Still, analysts see trouble ahead because some weak banks may reject the bailout cash, afraid that accepting public money will bring public disclosure about decades of questionable deals gone bad.
"These bankers are desperately afraid of having to come clean, and tell the nation how they drove their banks into the ground," says John Neuffer of the Mitsui Marine Research Institute.
For example, according to the Japanese media, a number of troubled banks loaned about $2.9 billion against a downtown high-rise building.
At today's value of $112 million, lenders would recover a measly 4 cents on the dollar.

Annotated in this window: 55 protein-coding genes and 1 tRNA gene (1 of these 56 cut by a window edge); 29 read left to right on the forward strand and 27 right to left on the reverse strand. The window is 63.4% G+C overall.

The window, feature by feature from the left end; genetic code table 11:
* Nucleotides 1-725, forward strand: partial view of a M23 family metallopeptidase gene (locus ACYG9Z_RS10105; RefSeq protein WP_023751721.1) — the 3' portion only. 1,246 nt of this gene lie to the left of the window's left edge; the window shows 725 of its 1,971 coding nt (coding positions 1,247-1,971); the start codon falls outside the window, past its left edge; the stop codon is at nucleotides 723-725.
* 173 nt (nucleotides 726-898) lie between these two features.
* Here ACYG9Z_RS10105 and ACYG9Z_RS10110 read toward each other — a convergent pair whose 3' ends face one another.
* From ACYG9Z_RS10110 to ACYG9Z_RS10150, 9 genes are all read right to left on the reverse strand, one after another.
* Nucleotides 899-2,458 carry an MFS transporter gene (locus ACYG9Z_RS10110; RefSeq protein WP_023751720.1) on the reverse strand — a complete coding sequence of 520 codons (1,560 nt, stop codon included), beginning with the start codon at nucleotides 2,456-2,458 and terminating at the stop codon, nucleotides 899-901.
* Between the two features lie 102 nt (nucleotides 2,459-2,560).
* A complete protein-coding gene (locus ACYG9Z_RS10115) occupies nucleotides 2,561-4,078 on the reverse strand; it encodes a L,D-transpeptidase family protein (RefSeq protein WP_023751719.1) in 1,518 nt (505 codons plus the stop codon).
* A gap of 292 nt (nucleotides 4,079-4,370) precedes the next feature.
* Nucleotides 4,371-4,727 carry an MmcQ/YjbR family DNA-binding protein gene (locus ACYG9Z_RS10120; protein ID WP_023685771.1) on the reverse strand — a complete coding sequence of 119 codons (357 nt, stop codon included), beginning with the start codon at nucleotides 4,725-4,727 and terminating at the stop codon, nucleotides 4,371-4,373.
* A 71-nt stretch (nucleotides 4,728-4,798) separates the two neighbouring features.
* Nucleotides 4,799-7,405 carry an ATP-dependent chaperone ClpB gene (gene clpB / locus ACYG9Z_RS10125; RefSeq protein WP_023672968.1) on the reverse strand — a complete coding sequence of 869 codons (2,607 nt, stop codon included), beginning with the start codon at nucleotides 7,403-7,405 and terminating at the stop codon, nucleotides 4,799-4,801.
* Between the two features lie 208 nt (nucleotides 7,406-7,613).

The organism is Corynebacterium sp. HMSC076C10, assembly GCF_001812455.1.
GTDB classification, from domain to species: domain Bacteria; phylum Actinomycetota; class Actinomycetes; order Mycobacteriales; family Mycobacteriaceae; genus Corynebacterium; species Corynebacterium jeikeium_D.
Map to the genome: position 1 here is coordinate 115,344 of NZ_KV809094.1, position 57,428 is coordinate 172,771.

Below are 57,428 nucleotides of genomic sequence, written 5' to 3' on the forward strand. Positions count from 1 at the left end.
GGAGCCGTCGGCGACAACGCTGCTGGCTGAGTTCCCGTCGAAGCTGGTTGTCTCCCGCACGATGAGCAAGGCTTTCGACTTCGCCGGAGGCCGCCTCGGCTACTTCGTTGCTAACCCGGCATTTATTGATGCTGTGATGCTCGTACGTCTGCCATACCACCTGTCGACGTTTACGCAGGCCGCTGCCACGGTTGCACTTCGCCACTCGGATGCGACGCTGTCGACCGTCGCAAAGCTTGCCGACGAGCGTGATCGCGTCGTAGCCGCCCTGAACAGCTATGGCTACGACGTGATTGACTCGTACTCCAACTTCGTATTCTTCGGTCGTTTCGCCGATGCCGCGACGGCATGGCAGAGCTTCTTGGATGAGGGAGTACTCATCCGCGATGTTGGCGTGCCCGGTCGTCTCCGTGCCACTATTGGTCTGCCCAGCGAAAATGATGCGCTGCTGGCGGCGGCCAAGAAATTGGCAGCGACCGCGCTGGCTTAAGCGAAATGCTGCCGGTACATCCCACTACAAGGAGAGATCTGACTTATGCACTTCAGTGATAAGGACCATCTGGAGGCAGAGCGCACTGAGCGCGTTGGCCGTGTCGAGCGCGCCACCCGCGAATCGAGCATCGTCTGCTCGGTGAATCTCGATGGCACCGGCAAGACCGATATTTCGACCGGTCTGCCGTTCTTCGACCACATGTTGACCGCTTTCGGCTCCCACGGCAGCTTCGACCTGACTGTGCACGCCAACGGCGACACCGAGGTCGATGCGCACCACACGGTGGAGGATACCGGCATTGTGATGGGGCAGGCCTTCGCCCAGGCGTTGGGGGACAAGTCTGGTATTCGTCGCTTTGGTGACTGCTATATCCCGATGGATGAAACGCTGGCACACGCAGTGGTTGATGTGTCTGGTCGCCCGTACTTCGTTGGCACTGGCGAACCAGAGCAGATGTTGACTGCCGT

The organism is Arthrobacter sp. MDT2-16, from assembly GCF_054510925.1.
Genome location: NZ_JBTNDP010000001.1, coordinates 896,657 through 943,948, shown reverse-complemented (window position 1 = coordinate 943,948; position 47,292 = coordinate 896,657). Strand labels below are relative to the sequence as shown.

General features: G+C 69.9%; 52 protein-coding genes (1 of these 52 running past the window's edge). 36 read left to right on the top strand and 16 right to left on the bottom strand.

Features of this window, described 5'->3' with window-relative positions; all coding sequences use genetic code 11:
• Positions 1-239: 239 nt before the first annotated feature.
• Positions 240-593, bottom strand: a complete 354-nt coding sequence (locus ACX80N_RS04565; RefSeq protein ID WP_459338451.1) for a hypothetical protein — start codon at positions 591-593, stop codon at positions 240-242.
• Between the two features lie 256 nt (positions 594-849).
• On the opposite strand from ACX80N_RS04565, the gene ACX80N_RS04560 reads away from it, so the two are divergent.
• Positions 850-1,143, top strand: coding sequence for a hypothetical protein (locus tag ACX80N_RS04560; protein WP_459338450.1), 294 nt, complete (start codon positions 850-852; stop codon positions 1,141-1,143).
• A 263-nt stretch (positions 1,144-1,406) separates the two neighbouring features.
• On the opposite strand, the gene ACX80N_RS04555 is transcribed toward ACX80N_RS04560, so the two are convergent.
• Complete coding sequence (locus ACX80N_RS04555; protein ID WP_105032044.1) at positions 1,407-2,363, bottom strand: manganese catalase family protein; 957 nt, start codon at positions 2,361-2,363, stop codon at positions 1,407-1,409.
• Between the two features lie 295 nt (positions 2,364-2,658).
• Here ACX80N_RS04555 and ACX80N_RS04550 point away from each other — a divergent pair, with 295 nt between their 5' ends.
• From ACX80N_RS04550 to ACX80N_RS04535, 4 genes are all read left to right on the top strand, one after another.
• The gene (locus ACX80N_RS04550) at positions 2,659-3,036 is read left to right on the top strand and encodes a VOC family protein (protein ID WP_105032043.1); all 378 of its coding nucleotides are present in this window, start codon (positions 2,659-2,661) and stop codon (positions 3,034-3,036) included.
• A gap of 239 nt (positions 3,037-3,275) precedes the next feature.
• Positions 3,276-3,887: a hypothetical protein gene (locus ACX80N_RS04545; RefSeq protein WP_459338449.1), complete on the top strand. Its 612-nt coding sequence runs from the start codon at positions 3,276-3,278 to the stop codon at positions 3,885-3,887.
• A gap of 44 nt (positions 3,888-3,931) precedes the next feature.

Stocks bought and sold at the Tokyo Exchange have lost two-thirds of their value since the go-go 1980's. However, Japan allows its banks to ignore today's depressed market value and list stocks on their books at that original high price. So while banks claim they have big reserves, what they really may have are phantom assets.
Such funny-money accounting keeps banks open that would be insolvent in America -- Japan cannot survive if the banks aren't healthy.
"So now we have to fix this problem or the economy is just going to die," says Tara Kono, a member of Japan's parliament. "I guess it's going to be panic."
But Japanese officials are still not ready to change their old-boy ways and force reform on a shaky banking system that is choking any hopes of Japan's economic turnaround.
Reported By Barry Petersen